AUA, LUGPA back USPSTF reform legislation

March 9, 2015

The AUA, Large Urology Group Practice Association (LUGPA), and American Association of Clinical Urologists (AACU) would like to see the U.S. Preventive Services Task Force (USPSTF) revamp the methods it uses to develop recommendations on prostate cancer screening and other preventive care, and the three associations are now backing legislation that would do just that.

The AUA, Large Urology Group Practice Association (LUGPA), and American Association of Clinical Urologists (AACU) would like to see the U.S. Preventive Services Task Force (USPSTF) revamp the methods it uses to develop recommendations on prostate cancer screening and other preventive care, and the three associations are now backing legislation that would do just that.

The legislation comes amid new concerns that the diagnosis of higher risk prostate cancer is on the rise.

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The nation's three largest urology groups announced their support for the USPSTF Transparency and Accountability Act of 2015, introduced by Reps. Marsha Blackburn (R-TN-7) and Bobby Rush (D-IL-1). Of note, the bill includes a mandate to ensure that a “balanced representation of primary and specialty care providers” and other key stakeholders in the health care community are involved in development and review of USPSTF recommendations.

Other key changes called for by the legislation strike the language added by the Affordable Care Act that directly ties Medicare coverage of a particular preventive service to the grade given by the USPSTF.

The AUA said in a news release that as part of this involvement, the USPSTF would be required to:

  • publish a draft research plan (including analytic frameworks, key questions, and a literature search strategy as well as methodologic guidelines for the project) to guide the systematic evidence review process

  • consider findings and research by federal agencies and departments

  • make the evidence review available for public comment

  • coordinate activity with other departments

  • consult with “external subject matter experts,” including provider and patient representatives.

The bill establishes a Preventive Services Task Force Board comprised of providers, patient groups, and federal agency representatives. This group would provide recommendations to the USPSTF and suggest evidence for consideration, and also provide feedback on recommendations and help disseminate them when finalized.

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“I am concerned that decisions are being made without proper input from the specialists who treat these diseases,” Rep. Blackburn said. “Our legislation would require common sense coordination among relevant agencies and stakeholders while protecting the doctor-patient relationship. I’m happy to join Congressman Rush in introducing this legislation to ensure that preventive care recommendations are not made in a vacuum. Patients and their physicians have the right to choose which tests are best for them.”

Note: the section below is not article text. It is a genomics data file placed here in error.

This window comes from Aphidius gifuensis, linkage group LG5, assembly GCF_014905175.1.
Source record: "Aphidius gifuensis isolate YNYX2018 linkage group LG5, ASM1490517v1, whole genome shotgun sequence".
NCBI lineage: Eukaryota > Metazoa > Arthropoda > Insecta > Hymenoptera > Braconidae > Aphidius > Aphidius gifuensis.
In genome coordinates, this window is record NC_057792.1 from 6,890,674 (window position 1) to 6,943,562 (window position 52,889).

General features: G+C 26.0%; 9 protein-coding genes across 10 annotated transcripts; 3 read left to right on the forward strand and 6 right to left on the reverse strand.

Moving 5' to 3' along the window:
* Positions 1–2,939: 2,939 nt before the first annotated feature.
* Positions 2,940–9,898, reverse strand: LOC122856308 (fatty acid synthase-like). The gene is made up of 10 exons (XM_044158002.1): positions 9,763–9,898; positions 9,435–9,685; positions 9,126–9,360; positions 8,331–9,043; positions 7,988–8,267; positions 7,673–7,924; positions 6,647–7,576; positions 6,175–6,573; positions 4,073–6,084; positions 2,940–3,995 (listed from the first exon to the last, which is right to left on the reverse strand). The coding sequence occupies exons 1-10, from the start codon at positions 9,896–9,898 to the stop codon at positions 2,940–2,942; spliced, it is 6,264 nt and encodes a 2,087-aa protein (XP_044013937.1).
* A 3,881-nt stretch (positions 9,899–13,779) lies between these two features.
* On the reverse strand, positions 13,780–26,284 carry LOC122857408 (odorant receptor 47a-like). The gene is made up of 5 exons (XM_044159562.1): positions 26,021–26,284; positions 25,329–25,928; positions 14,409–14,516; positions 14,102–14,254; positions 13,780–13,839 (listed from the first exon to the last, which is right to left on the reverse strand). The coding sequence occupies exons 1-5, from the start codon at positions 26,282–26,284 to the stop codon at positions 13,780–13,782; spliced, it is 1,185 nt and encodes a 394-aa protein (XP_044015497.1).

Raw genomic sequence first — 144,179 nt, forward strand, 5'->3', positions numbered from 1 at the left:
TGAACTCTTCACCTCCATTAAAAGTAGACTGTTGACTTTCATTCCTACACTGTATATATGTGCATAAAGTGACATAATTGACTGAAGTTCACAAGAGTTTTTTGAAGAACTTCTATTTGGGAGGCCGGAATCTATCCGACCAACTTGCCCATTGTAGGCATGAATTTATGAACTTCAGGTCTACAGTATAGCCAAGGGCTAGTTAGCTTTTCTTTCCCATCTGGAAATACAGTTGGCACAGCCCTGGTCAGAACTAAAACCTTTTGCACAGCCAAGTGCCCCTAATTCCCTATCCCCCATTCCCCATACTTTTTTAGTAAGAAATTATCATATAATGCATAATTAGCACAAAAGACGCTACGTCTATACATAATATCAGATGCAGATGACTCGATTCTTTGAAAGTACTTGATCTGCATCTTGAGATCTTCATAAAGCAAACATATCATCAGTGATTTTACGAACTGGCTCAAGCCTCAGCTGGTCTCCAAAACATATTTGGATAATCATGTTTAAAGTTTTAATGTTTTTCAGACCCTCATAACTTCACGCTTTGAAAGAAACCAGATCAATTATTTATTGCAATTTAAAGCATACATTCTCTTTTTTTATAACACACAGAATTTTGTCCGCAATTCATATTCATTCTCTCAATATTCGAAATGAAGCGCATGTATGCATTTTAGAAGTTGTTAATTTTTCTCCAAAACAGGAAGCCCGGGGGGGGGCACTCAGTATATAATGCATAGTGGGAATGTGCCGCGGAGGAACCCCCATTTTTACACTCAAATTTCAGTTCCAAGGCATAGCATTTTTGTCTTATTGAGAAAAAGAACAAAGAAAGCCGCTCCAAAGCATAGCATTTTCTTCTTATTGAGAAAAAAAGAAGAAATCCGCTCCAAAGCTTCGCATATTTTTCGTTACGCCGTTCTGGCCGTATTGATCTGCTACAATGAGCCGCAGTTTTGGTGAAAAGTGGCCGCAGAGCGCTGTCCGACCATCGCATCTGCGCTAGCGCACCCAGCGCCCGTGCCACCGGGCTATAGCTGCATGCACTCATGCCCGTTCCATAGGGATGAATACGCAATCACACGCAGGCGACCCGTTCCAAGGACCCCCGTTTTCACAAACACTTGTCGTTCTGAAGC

In 2012, the USPSTF issued a “D” grade for prostate cancer screening using the PSA test.

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“The USPSTF made its prostate cancer testing recommendations without input or perspective from the urology community or any other cancer care experts and that continues to be a real concern as patients get mixed messages about testing,” said AUA Public Policy Chair David F. Penson, MD, MPH. “We don’t yet know the long-term impact that the USPSTF prostate cancer recommendations will have on U.S. men, but recent data from the National Oncology Data Alliance just presented [in late February 2015] indicate that men newly diagnosed with prostate cancer are presenting with higher PSA levels since 2011, perhaps due to decreased screening earlier in the disease course in response to the USPSTF recommendation.

“Importantly, these data show an increase in the number of higher-risk prostate cancer cases diagnosed between 2011 and 2013. Whether or not this is definitely related to the USPSTF recommendations remains to be seen, but this is what one would expect if PSA testing declined in response to the USPSTF recommendation. USPSTF could benefit from the input of specialists when evaluating these data,” Dr. Penson said.

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LUGPA said the National Oncology Data Alliance findings “confirmed LUGPA's earlier warnings about the potential public health catastrophe that could result from implementation of the USPSTF recommendation,” a LUGPA news release said.

"LUGPA joined an overwhelming international consensus of urologists, prostate cancer patients, and patient advocacy groups in opposition to the USPSTF's recommendation to stop prostate cancer early detection efforts," said LUGPA President Gary Kirsh, MD. "The bi-partisan effort let by Reps. Blackburn and Bush prevents Medicare from denying coverage for services based on USPSTF ratings and opens the process to the scrutiny of the public and experts in the field. Passage of this bill will ensure that future panel recommendations are clinically appropriate and will keep clinical decision making between patients and their doctors."

In a statement, Mark D. Stovsky, MD, MBA, president of AACU, said: “Our organizations represent an overwhelming consensus of urologists who support this bi-partisan effort led by Reps. Blackburn and Bush, which has the potential to reverse the destructive effects of the USPSTF recommendation against prostate cancer screening. Passage of this bill will ensure that patients are empowered to make well informed health care decisions.”

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